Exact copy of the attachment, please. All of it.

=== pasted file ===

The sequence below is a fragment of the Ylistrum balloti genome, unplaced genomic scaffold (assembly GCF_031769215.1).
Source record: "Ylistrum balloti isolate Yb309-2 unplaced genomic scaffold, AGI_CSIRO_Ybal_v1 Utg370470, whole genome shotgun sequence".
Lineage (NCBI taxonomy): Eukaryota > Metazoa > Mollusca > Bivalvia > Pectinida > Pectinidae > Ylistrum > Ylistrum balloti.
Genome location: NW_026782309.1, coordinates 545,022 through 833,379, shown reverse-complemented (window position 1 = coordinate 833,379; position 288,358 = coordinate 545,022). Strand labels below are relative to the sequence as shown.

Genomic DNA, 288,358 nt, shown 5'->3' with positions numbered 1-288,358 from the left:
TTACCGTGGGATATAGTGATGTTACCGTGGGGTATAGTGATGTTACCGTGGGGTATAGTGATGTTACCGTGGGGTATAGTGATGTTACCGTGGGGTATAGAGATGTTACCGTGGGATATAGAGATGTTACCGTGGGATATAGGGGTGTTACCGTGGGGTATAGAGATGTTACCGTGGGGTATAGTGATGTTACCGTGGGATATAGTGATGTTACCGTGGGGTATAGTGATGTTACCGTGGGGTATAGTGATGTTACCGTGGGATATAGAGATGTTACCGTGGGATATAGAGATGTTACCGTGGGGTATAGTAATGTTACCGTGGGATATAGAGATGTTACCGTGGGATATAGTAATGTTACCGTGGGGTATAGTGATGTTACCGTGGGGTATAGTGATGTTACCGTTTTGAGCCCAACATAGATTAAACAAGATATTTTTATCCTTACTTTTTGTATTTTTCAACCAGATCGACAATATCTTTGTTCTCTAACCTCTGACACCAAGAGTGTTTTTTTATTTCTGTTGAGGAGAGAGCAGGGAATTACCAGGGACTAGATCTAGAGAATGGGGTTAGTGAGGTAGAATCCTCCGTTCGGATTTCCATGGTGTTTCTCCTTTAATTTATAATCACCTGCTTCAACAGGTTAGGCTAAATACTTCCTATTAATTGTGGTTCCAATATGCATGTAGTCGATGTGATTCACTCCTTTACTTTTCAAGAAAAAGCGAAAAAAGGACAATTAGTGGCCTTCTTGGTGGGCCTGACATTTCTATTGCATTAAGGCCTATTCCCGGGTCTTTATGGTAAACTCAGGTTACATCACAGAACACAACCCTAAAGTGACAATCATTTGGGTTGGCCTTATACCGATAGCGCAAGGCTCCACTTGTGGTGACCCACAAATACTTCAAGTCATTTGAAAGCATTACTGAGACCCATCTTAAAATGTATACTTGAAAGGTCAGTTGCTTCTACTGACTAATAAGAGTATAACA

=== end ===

The sequence below is a fragment of the Ylistrum balloti genome, unplaced genomic scaffold (assembly GCF_031769215.1).
Source record: "Ylistrum balloti isolate Yb309-2 unplaced genomic scaffold, AGI_CSIRO_Ybal_v1 Utg370470, whole genome shotgun sequence".
Lineage (NCBI taxonomy): Eukaryota > Metazoa > Mollusca > Bivalvia > Pectinida > Pectinidae > Ylistrum > Ylistrum balloti.
Genome location: NW_026782309.1, coordinates 545,022 through 833,379, shown reverse-complemented (window position 1 = coordinate 833,379; position 288,358 = coordinate 545,022). Strand labels below are relative to the sequence as shown.

Genomic DNA, 288,358 nt, shown 5'->3' with positions numbered 1-288,358 from the left:
TTACCGTGGGATATAGTGATGTTACCGTGGGGTATAGTGATGTTACCGTGGGGTATAGTGATGTTACCGTGGGGTATAGTGATGTTACCGTGGGGTATAGAGATGTTACCGTGGGATATAGAGATGTTACCGTGGGATATAGGGGTGTTACCGTGGGGTATAGAGATGTTACCGTGGGGTATAGTGATGTTACCGTGGGATATAGTGATGTTACCGTGGGGTATAGTGATGTTACCGTGGGGTATAGTGATGTTACCGTGGGATATAGAGATGTTACCGTGGGATATAGAGATGTTACCGTGGGGTATAGTAATGTTACCGTGGGATATAGAGATGTTACCGTGGGATATAGTAATGTTACCGTGGGGTATAGTGATGTTACCGTGGGGTATAGTGATGTTACCGTTTTGAGCCCAACATAGATTAAACAAGATATTTTTATCCTTACTTTTTGTATTTTTCAACCAGATCGACAATATCTTTGTTCTCTAACCTCTGACACCAAGAGTGTTTTTTTATTTCTGTTGAGGAGAGAGCAGGGAATTACCAGGGACTAGATCTAGAGAATGGGGTTAGTGAGGTAGAATCCTCCGTTCGGATTTCCATGGTGTTTCTCCTTTAATTTATAATCACCTGCTTCAACAGGTTAGGCTAAATACTTCCTATTAATTGTGGTTCCAATATGCATGTAGTCGATGTGATTCACTCCTTTACTTTTCAAGAAAAAGCGAAAAAAGGACAATTAGTGGCCTTCTTGGTGGGCCTGACATTTCTATTGCATTAAGGCCTATTCCCGGGTCTTTATGGTAAACTCAGGTTACATCACAGAACACAACCCTAAAGTGACAATCATTTGGGTTGGCCTTATACCGATAGCGCAAGGCTCCACTTGTGGTGACCCACAAATACTTCAAGTCATTTGAAAGCATTACTGAGACCCATCTTAAAATGTATACTTGAAAGGTCAGTTGCTTCTACTGACTAATAAGAGTATAACA